But it's the fractional scalings which hold the most interest: along with eighth- and quarter-tones, such fractions as 7/8, 5/8 and 3/8 (representing how many octaves change over 12 keys) produce some intriguing tunings which can be put to good use either singly or in combination for special effects, and for exotic sounds such as gamelan bells.

Interfacing



THE REAR PANEL of the D50 reveals the usual MIDI In, Out and Thru sockets together with left (or mono) and right stereo outputs, a headphone output and four foot controller inputs. Two of the latter have dedicated functions (volume and sustain respectively), while the other two are programmable both for their effect on the D50's sounds, and for their MIDI controller function. Internally, the programmable footswitch can be set to step upwards through patches (within the current bank), turn portamento on and off, or turn Chase mode on and off; alternatively, its internal effect can be turned off altogether.

The programmable footpedal can be set to control the aftertouch effect, the modulation effect, or the volume balance between upper and lower tones; and like the footswitch, its internal effect can be switched off. It's worth noting, though, that these settings operate globally (ie. for the instrument as a whole) rather than for individual patches.

The D50's MIDI implementation allows you to set reception and transmission on or off for each of eight MIDI message types: aftertouch, bender, modulation, volume, hold, portamento, program change and System Exclusive. Each of the assignable foot controllers can be set to any MIDI controller function from 0-95 that is within their own type (ie. switch or continuous).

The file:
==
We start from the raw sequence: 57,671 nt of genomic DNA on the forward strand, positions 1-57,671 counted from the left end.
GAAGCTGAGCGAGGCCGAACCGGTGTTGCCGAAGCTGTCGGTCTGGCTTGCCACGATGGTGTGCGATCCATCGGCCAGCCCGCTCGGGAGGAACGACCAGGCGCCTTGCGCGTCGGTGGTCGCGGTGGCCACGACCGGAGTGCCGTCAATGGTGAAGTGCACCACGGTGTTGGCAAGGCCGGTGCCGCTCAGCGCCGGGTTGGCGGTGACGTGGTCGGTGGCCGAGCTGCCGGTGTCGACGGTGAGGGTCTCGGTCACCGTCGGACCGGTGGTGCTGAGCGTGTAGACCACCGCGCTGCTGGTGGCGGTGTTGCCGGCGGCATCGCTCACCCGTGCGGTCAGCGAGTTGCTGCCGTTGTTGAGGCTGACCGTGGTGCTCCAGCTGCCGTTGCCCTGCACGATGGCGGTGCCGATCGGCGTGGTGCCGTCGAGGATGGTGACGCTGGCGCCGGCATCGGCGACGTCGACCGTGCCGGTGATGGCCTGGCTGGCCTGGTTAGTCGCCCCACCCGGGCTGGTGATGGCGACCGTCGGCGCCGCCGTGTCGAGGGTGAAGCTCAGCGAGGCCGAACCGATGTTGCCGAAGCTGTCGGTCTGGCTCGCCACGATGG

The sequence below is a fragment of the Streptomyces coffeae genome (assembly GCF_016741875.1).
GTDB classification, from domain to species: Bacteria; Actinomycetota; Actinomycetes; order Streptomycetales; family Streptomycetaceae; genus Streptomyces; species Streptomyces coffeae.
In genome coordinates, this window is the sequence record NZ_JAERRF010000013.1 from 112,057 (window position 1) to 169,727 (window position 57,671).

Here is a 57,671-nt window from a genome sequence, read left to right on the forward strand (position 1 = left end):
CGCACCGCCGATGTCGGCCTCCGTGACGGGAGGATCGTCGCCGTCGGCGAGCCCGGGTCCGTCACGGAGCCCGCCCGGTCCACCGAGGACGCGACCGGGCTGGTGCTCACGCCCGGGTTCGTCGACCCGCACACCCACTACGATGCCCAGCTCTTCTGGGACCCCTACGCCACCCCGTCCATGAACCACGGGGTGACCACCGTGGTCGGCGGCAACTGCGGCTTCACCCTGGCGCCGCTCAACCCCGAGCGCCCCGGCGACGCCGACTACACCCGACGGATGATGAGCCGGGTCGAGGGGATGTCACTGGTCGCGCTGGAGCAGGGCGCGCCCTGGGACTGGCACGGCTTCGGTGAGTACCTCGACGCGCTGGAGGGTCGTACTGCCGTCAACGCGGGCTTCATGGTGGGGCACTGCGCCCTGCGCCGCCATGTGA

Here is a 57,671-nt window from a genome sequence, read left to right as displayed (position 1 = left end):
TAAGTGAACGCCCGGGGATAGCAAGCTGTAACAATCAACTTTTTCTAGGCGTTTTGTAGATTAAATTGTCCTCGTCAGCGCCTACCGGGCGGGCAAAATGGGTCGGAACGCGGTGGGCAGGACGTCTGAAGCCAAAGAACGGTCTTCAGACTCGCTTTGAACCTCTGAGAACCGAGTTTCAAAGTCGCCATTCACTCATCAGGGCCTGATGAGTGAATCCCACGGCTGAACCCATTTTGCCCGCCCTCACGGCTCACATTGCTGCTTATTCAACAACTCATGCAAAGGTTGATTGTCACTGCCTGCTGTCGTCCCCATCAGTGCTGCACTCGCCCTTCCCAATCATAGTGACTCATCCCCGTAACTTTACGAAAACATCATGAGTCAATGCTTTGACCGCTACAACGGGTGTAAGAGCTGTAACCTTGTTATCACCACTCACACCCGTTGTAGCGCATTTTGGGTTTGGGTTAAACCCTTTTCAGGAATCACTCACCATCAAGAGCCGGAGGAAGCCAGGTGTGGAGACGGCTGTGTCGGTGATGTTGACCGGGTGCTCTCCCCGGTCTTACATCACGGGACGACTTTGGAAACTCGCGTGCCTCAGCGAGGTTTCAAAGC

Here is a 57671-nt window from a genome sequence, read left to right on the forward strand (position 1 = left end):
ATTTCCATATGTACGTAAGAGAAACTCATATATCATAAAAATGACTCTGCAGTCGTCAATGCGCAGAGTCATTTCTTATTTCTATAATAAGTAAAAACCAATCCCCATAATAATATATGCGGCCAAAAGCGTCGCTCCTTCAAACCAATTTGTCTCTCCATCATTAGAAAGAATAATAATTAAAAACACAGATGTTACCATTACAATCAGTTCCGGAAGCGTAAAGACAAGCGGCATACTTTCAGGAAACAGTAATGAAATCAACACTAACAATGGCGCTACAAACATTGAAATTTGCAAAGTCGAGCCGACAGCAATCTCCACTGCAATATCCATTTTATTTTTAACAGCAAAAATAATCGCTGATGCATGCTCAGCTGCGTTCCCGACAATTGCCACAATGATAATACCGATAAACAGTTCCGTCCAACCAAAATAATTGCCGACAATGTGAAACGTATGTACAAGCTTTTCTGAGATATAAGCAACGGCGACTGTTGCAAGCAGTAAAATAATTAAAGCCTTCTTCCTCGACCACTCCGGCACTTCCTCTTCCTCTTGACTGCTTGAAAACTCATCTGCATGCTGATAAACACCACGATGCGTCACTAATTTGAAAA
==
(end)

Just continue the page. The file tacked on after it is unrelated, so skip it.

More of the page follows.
"The D50's samples lend a greater feeling of accuracy and precision to synth sounds, while the synth side expands and enhances the vocabulary of sampling."


Roland have included MIDI Mode 4 (Mono mode) reception on the D50. As with other Roland synths, this seems to have been implemented primarily with MIDI guitar players in mind. Voices are allocated monophonically across eight MIDI channels (OK, I know there aren't many eight-string guitars around) with each voice independently controllable by pitch-bend. But you can't allocate a different sound to each channel, since the D50's "texture" is defined by the current key mode (whole, split, or dual).

More unusually, Roland have allowed you to set a MIDI transmission channel for each D50 patch - the idea being, presumably, that during performance you can layer different instruments for each patch simply by switching to the channel the relevant instrument is set to.

Another useful feature is Separate mode, which I alluded to last month. Essentially, this allows upper and lower tones to be played from separate MIDI channels - allowing independent control (from a sequencer, say) of each D50 tone across its full range. In this mode, the D50's keyboard can only play the upper tone - though if you want to use the D50 as a master keyboard while having it play back from a sequencer, you can set the synth to "Local Off' mode from the front panel.

Verdict